Plan to extend retirement complex

'We will see what is needed'

Last updated 05:00 05/12/2013
BIG PLANS: Village development manager Jesse Schell looking over proposed developments at Elloughton Gardens.

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Radius Elloughton Gardens has applied for resource consent to add another hospital wing and build retirement villas on its grounds.

The proposed $24 million development includes 54 retirement villas with a community centre, 20 beds in an extension to the existing care home building, which which at present has a capacity of 59, plus a kitchen, dining room and lounge area.

The existing care home in Elloughton Grange, the old homestead built in 1893 - which is listed as a category 2 building under the Historic Places Act - will be upgraded inside, but its exterior will remain untouched.

Village development manager Jesse Schell said it was all part of a long-range plan that could include speciality units in the future.

"We will see what is needed and how to meet that need," Mr Schell said. The vision was a "continuum of care" with people able to live independently to start with but to access more services as they required them. They can access additional emergency help, then rest home, hospital and palliative care," he said.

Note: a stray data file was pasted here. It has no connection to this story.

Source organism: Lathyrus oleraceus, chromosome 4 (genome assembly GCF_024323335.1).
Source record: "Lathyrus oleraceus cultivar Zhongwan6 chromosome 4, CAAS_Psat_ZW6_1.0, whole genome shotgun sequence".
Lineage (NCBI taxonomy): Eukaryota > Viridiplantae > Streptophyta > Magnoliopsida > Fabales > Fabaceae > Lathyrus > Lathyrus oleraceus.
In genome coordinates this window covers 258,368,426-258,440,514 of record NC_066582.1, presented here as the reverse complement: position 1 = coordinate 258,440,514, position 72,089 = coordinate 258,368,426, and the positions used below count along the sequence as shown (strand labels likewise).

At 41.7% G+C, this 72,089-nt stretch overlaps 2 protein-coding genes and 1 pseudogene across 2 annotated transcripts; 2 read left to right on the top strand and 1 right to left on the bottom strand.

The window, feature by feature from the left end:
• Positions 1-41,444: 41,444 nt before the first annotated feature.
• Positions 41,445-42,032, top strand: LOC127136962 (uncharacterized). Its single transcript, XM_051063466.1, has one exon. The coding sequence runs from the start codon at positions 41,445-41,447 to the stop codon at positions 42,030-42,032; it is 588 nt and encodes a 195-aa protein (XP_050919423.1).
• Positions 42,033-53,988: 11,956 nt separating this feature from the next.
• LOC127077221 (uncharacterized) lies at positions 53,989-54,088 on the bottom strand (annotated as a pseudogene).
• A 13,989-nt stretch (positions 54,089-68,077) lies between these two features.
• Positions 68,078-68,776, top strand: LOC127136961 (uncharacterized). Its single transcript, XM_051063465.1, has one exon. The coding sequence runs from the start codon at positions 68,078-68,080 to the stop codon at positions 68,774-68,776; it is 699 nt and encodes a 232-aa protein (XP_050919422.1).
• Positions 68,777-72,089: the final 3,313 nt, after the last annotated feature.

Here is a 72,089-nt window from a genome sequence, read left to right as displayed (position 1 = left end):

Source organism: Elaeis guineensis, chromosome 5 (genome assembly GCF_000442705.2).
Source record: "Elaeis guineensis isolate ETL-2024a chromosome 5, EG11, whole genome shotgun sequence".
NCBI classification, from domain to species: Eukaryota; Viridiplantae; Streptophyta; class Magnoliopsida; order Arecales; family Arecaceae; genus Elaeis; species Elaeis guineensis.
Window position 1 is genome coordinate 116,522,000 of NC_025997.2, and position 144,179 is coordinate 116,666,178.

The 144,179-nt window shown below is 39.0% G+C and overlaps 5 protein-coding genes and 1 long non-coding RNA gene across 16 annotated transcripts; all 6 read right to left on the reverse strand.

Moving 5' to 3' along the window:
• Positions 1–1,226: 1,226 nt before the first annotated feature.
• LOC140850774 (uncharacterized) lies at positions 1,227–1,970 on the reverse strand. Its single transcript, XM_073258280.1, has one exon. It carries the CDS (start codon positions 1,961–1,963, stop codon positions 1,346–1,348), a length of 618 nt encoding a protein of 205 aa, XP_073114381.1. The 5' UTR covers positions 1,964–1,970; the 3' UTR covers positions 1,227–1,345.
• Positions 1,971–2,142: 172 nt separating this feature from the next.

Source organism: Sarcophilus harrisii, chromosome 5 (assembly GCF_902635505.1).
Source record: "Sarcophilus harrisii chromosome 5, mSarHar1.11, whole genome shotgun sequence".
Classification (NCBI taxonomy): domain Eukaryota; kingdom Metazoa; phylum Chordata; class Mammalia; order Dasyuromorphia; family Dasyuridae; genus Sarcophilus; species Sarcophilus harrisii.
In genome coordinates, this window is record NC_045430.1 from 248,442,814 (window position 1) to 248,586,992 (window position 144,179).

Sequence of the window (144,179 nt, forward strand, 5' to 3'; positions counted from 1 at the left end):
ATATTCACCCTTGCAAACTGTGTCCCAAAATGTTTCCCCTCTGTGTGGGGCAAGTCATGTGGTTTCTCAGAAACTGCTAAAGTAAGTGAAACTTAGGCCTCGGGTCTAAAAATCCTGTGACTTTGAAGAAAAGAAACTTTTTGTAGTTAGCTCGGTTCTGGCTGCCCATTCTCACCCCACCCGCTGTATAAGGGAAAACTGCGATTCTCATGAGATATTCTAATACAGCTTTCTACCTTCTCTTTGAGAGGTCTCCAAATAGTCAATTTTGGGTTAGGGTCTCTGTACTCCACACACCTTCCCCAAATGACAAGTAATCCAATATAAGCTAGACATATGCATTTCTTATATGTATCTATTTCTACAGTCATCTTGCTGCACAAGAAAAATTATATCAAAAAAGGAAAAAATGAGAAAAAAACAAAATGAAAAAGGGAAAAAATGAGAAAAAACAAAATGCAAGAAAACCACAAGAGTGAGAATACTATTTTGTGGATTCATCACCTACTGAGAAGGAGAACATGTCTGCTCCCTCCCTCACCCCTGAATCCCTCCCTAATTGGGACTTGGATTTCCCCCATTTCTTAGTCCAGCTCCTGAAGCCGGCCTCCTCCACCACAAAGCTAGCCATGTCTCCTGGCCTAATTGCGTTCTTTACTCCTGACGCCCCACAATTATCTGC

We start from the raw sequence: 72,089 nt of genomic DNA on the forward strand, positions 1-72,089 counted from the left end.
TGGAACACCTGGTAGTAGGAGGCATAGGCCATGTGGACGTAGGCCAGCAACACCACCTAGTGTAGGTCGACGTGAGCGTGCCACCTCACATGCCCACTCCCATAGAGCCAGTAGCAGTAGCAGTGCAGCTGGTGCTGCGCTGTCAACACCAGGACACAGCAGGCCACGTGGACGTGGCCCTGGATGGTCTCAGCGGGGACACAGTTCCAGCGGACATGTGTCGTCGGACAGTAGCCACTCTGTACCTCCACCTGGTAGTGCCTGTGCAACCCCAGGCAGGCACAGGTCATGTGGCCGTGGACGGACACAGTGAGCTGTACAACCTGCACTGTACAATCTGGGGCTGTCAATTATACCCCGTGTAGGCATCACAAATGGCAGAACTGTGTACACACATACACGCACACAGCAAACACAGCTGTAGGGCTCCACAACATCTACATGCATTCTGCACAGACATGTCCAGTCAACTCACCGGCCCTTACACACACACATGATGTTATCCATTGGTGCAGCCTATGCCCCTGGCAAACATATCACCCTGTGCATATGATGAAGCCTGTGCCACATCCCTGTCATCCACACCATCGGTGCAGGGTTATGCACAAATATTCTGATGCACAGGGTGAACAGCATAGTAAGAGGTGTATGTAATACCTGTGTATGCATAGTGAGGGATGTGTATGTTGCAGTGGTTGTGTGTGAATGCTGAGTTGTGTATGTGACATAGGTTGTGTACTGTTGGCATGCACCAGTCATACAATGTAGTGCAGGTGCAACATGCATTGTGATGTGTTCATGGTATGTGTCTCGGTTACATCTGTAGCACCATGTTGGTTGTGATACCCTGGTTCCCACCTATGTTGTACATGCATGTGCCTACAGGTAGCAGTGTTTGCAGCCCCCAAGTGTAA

If the council approves the resource consent, then the development would be completed in stages, possibly starting in mid-February.

The first stage would see the community centre built and infrastructure such as roading, power and water installed, then some of the villas developed in the allocated 21,690 square metre area in the grounds.

Mr Schell, a former registered nurse, said it was important for people to enjoy companionship in a safe and secure environment.

"Retirement villages have the best of all worlds, with your own home and as much autonomy as you want."

Socialisation was the key to good health, he said. "People often bloom in care because they are interacting."

The public concern over Timaru's ageing population needed to be looked at in context, he said.

"Only a small percentage are frail. The majority are fit and able, and it's not until an illness or a fall that they require interventions."

By building villas, able-bodied spouses could be close to their partners, who may be in the rest home or hospital wing, he said.

Timaru District Council district planner Peter Kloosterman said the application and any submissions would be heard and a decision made by a hearings panel.

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- © Fairfax NZ News


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